Scott Laidlaw taught middle school for years, always incorporating games into his classroom. Now, as CEO and co-owner of Imagine Education, he’s bringing that expertise to classrooms across the country.
His new game, Ko’s Journey, is based on a story Laidlaw heard while traveling in Peru. After receiving a $500,000 grant from Next Generation Learning Challenges (partly funded by the Bill and Melinda Gates Foundation), he’ll next travel from class to class, helping teachers implement the game into their lesson plans. A documentary crew is following along, hoping to release the film to middle schools everywhere by next spring. The results have been impressive.
The game has been available since last summer, and already the results of playing it are evident in students’ standardized test scores. The scores were on Laidlaw’s mind while developing the game, which he says was created “in the heat of the teaching environment”. The results are reflected in student scores on the MAPs, or Measures of Academic Progress tests, which are standardized tests for middle schoolers in West Virginia. Students who played Ko’s Journey, on average, scored 50% higher on the MAPs than those who didn’t play.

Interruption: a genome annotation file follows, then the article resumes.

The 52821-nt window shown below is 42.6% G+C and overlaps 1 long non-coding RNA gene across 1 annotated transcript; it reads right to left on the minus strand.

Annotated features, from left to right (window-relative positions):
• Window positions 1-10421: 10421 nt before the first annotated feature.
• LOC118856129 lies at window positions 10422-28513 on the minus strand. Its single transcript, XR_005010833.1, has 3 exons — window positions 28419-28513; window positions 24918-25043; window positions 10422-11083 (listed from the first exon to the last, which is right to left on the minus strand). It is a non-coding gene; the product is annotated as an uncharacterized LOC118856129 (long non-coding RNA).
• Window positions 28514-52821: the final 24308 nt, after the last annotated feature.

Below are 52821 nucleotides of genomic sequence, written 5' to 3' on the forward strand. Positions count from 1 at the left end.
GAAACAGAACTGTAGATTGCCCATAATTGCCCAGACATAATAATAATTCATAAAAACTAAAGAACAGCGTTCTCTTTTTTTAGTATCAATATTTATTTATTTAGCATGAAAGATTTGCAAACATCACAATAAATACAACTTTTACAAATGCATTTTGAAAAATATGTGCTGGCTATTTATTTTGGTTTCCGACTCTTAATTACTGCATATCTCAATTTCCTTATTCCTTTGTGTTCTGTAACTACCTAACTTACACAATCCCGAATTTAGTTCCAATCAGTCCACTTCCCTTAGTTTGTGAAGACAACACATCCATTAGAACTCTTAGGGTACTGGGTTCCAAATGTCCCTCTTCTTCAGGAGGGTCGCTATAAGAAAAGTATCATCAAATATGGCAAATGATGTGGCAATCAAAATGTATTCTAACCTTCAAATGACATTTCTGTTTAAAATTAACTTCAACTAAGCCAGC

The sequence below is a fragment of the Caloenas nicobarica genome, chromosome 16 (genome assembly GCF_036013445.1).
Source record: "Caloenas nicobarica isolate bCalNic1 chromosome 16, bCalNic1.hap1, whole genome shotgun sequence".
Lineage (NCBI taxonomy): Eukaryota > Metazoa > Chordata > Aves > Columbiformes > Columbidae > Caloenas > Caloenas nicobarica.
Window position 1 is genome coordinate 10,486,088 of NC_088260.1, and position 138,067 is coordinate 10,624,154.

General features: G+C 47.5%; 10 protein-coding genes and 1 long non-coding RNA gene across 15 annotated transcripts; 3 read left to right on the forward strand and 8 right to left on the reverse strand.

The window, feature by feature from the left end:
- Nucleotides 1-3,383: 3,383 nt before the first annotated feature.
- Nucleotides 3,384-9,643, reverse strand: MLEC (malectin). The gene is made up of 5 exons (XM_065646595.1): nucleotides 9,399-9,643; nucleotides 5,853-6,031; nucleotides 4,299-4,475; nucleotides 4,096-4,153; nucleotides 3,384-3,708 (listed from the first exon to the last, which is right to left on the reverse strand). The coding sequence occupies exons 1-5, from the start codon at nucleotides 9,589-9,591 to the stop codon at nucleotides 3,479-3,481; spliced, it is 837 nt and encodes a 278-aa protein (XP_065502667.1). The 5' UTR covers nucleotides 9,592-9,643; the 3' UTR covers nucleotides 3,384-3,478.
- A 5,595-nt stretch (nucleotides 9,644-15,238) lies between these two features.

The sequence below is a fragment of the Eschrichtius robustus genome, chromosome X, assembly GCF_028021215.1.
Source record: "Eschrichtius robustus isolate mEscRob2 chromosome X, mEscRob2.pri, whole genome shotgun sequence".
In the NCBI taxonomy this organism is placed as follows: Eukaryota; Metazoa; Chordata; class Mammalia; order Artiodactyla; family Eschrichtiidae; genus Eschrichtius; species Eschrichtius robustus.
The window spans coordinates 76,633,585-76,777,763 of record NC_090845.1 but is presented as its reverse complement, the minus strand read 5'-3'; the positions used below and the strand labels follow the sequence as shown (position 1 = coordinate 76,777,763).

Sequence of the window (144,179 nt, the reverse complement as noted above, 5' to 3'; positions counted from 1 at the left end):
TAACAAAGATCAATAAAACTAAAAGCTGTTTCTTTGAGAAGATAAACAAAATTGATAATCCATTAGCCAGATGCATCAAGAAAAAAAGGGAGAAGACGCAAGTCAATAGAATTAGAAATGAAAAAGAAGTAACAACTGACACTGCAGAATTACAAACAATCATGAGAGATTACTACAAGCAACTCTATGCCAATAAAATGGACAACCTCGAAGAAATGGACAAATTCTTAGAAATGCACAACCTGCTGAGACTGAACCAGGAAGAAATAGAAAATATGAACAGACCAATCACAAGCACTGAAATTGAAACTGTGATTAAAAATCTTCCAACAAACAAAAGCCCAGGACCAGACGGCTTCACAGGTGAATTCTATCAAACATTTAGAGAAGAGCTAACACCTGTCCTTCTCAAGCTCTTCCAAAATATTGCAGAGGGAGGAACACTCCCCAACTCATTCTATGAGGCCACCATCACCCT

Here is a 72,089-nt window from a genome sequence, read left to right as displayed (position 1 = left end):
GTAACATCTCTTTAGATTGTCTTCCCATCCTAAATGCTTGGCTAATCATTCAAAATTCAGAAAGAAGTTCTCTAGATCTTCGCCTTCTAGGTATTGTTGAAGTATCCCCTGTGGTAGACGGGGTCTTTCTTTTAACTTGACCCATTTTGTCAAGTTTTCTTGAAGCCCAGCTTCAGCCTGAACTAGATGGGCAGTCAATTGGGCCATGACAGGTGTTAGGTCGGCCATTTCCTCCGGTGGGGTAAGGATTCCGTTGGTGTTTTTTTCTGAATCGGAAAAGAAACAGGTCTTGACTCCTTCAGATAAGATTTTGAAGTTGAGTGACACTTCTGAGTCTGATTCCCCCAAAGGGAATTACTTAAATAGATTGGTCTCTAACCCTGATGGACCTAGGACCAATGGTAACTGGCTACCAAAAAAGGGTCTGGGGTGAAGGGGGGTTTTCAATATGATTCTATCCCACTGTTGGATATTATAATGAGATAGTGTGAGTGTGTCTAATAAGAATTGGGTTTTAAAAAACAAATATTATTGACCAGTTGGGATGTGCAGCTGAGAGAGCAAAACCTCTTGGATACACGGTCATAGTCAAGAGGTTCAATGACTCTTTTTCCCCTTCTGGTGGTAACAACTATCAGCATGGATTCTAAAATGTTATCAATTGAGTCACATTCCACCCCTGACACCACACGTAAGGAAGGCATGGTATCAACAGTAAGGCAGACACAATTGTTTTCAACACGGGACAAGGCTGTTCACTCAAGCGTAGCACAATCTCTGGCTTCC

Now if only Number Munchers were available in elementary schools, we might get our nation’s math and science progress back on track.